As water releases from Missouri River dams begin to drop, Gov. Dennis Daugaard is reminding residents to respect the still-record flows and stay away from levees protecting communities.
"This is not the time to become complacent," Gov. Daugaard said. "We�ve come this far by putting safety first. As the releases begin to decline, the river level will gradually fall. However, the river will remain above its banks through the month of August and perhaps longer.�
The governor said levees will continue to be essential protective measures for riverside communities, and he urges citizens to stay away from the levees as river levels drop.
�If there�s going to be a catastrophic failure of the levees, it probably would occur during this rapid draw down in water levels,� Gov. Daugaard said. �I know people are anxious to return home and begin the cleanup process that will get things back to normal. There is an end in sight, but I urge patience for a while longer.�
Releases from Oahe Dam north of Pierre recently had been at 130,000 cubic feet per second for several days. That rate is more than twice the previous record rate from 1997. The U.S. Army Corps of Engineers on Friday, Aug. 19, began a slow reduction of the release rates. The current schedule calls for releases from Oahe to be at 85,000 cfs by Aug. 27. The Corps says that�s the flow rate at which the Missouri River should return to its banks.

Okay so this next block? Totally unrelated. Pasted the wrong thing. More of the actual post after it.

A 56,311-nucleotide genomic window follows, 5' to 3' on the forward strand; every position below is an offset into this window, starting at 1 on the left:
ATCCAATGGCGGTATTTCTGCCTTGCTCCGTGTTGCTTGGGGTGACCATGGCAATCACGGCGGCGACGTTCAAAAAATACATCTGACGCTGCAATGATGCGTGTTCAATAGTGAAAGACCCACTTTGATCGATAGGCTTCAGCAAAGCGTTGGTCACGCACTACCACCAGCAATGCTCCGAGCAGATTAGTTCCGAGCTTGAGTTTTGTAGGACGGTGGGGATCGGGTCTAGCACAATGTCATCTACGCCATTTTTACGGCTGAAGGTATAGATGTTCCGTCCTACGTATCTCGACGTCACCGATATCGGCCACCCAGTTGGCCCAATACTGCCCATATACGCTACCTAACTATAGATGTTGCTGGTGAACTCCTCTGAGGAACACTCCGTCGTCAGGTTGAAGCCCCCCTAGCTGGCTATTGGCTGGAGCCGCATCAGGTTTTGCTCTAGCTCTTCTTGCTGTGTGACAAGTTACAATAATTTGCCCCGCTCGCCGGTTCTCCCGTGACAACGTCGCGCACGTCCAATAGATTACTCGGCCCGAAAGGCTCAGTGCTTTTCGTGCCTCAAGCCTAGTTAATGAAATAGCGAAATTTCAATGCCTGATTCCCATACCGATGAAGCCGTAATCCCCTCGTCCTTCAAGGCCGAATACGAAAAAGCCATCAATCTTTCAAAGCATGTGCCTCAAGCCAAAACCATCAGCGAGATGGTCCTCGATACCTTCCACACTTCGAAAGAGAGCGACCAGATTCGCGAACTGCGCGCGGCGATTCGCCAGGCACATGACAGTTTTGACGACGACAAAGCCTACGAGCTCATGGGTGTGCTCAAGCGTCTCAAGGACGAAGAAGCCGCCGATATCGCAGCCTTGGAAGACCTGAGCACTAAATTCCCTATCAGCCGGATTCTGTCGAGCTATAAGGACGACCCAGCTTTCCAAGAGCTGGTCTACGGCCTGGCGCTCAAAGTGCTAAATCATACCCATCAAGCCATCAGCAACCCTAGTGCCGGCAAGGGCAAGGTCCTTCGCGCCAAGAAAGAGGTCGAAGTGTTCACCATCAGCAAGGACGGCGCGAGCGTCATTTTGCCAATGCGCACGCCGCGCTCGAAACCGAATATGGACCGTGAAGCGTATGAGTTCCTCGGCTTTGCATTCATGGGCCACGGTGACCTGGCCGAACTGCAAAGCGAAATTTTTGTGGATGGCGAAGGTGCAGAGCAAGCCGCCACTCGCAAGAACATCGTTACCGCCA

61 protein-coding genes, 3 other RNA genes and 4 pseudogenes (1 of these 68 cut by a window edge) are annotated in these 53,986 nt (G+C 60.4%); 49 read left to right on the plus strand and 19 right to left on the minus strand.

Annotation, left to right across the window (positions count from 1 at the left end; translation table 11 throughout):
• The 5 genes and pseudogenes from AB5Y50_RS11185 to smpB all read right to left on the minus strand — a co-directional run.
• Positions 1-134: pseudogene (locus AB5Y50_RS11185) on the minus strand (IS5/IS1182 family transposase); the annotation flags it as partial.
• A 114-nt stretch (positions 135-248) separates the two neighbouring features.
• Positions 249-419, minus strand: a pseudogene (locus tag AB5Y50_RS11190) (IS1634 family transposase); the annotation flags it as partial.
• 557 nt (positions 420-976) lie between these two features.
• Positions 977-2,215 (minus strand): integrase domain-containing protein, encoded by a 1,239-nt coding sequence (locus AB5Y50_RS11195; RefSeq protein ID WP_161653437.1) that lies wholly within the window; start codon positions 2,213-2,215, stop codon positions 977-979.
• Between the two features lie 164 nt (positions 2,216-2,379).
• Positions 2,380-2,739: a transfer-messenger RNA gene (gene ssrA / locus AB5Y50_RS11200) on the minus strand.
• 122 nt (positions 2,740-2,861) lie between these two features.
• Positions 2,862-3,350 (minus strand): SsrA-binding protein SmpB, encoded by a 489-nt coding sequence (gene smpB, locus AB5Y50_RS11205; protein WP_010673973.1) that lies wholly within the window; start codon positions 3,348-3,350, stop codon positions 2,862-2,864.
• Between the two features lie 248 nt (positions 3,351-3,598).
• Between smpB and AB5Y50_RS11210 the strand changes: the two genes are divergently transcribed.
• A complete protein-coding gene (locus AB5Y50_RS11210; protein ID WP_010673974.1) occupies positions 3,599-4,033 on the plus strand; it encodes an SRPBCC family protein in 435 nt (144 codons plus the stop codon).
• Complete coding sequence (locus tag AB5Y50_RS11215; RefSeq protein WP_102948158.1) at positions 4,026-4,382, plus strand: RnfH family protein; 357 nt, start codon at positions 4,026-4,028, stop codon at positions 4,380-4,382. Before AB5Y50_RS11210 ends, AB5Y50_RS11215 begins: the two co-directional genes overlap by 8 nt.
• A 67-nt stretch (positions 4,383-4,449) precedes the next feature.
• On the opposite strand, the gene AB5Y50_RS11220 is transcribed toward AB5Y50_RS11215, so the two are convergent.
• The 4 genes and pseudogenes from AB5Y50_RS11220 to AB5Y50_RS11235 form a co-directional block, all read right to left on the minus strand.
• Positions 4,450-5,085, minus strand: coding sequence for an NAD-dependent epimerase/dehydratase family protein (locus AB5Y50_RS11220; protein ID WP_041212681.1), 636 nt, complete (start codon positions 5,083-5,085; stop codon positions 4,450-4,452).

At Gavins Point Dam near Yankton, a similar gradual reduction in release rates started Friday. The current schedule calls for a reduction in releases of 5,000 cfs per day through the month of August, when the releases should be at 90,000 cfs.
Officials have enforced no-trespassing restrictions on and near the levees since they were constructed nearly three months ago. As the river water against the temporary earthen structures recedes, there could be shifting and sloughing, creating conditions dangerous to public safety.